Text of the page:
Information Cascades Among Ciliated Protozoa

Device concept with a single source well splitting into two channels. Constrictions along channels help ensure one-direction migration.

Protist crawling through a microfluidic device: shown is an individual of the species Euplotes vannus moving through a water-filled channel 55 Ám wide.

Target organism used is Euplotes vannus, a common marine ciliate.

The objective of this project is to test the hypothesis that protozoa leave durable chemical signals, like ants. We used a microfluidic device to force protozoa to move from a source well to one of two target wells single-file, and tracked the directions of sequential protozoa. Chemical trails may influence the movement of protozoa in natural environments, their ability to locate food, and their ability to recycle nutrients.

People Involved: Paige Orlofsky, Grant Bouchillon, Mike Shor

Protozoa Migration

Most microbial habitats in nature, industry, and in vivo have complex physical structures. In the environment, physical microstructures including intra-particle pores and cracks and inter-particle voids provide bacteria with refuge from predation. The limitations on protozoa migration by micro-structured channels has been investigated with microfluidic devices.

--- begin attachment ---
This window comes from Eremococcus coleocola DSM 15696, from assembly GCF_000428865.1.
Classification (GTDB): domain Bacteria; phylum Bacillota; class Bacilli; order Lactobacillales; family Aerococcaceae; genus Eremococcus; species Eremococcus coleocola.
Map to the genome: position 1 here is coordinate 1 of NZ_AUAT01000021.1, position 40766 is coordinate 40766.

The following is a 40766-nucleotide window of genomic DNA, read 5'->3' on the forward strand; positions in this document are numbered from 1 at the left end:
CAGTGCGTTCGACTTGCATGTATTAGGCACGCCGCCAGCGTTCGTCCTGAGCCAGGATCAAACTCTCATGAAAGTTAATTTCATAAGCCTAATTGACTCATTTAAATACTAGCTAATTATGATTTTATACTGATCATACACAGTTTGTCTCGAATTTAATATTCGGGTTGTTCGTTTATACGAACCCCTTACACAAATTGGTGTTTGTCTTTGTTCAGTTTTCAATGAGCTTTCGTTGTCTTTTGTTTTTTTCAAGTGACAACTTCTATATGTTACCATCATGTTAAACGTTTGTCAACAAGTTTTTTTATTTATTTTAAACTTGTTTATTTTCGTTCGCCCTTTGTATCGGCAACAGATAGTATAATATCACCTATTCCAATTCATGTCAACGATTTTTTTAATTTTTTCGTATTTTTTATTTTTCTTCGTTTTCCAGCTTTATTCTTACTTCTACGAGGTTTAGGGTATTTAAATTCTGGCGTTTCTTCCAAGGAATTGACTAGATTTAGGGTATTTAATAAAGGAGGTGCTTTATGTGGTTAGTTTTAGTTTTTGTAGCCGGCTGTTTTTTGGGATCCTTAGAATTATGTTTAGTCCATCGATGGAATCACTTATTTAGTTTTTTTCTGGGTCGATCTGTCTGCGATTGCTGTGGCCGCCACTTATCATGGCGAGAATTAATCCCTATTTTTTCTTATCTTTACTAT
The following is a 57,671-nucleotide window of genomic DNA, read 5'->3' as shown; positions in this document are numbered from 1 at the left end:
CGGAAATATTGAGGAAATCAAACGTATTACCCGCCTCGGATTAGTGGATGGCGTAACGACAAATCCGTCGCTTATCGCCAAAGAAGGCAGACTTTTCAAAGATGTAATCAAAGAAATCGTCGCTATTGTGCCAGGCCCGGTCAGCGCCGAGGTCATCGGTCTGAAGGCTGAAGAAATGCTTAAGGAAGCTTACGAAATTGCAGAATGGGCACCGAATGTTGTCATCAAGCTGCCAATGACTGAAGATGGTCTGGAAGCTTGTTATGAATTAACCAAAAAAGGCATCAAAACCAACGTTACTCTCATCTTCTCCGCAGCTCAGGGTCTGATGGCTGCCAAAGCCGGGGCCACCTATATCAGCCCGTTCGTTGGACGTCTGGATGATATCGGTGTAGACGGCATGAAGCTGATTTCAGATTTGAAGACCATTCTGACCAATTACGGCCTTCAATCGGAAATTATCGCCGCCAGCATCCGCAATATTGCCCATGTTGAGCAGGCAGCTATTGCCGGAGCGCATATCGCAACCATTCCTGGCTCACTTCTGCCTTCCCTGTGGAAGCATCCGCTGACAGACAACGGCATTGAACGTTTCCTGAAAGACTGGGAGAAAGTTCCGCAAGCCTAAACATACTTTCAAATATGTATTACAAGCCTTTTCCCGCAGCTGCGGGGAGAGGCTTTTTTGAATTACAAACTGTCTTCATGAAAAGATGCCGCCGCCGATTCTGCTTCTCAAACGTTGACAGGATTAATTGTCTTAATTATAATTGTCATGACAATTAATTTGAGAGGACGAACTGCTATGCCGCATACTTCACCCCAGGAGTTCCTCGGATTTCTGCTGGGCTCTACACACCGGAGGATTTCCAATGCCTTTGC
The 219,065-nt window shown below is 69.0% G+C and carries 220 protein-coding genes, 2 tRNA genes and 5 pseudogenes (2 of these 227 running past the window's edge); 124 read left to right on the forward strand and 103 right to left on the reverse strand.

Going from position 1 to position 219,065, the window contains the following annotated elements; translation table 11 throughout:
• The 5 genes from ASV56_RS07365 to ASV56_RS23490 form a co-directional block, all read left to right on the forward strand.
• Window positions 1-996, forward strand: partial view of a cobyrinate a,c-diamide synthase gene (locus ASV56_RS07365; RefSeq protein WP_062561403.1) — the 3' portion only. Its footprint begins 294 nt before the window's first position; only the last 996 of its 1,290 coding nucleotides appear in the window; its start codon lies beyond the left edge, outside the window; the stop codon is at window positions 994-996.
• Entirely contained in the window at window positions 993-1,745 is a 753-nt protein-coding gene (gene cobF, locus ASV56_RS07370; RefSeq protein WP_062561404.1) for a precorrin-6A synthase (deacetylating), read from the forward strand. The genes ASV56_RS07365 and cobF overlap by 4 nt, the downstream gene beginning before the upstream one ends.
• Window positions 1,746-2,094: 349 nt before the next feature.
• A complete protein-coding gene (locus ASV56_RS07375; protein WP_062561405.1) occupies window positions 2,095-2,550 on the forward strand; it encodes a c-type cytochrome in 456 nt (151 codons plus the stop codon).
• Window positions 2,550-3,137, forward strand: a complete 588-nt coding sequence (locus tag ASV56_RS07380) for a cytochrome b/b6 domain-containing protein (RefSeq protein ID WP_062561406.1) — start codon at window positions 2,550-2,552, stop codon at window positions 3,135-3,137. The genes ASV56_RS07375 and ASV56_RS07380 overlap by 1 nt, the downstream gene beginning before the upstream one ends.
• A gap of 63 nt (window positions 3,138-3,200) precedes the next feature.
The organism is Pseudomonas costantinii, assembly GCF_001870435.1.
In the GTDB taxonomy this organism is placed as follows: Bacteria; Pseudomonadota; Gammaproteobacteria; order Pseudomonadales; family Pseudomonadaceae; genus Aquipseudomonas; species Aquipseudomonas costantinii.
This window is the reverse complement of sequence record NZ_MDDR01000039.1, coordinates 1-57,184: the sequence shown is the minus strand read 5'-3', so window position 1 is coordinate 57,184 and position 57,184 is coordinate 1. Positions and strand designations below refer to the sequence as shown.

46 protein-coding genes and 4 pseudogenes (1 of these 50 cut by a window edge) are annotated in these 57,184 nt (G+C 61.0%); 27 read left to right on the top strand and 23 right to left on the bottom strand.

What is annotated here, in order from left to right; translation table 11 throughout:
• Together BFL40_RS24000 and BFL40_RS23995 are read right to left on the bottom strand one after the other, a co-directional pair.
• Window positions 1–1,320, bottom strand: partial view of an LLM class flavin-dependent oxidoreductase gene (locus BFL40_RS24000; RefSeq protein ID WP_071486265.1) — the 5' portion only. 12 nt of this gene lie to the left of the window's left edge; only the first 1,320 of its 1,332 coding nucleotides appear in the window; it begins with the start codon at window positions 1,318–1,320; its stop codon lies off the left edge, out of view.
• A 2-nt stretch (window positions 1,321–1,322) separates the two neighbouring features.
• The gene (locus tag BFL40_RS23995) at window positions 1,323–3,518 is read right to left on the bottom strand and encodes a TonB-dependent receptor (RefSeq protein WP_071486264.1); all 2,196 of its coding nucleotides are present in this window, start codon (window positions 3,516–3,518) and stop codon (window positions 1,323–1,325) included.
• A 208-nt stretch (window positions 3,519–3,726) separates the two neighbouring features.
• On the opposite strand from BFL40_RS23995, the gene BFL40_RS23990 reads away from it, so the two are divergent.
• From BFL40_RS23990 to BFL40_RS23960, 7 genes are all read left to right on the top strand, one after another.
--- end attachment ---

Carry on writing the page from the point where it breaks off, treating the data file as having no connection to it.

Mobility in Narrow Channels

IMG: protozoa in constriction Keronopsis sp. through 35 um (left) & 20 um wide constrictions.

The ability of five species of ciliated estuarine protozoa to pass short or long constrictions was measured using microfluidic devices. The protozoa tested survive in PDMS microfluidic devices for a week or longer. During the size exclusion experiments, protozoa were observed to readily enter narrow channels and to pass constrictions smaller than their unconstrained cross-sectional area. (view a movie).

See Mobility of Protozoa through Narrow Channels, Applied & Environmental Microbiology 2005, 71:4628-4637.

Migration in Bent Channels

IMG: protozoa in bent microchannel (left) A bent microchannel connects two wells. (right) Photomicrograph of an E. vannus individual traversing a 120° channel bend. Scale bar 100 um.

The ability of ciliated estuarine protozoa to pass channel bends of 60°, 90°, or 120° was measured using microfluidic devices. Findings include:

See Protozoan Migration in Bent Microfluidic Channels, Applied & Environmental Microbiology 2008, 74:1945-1949.

Dissertation work of Wei Wang. In collaboration with David Kosson, Eugene LeBoeuf, Gary Taghon, and John Wikswo.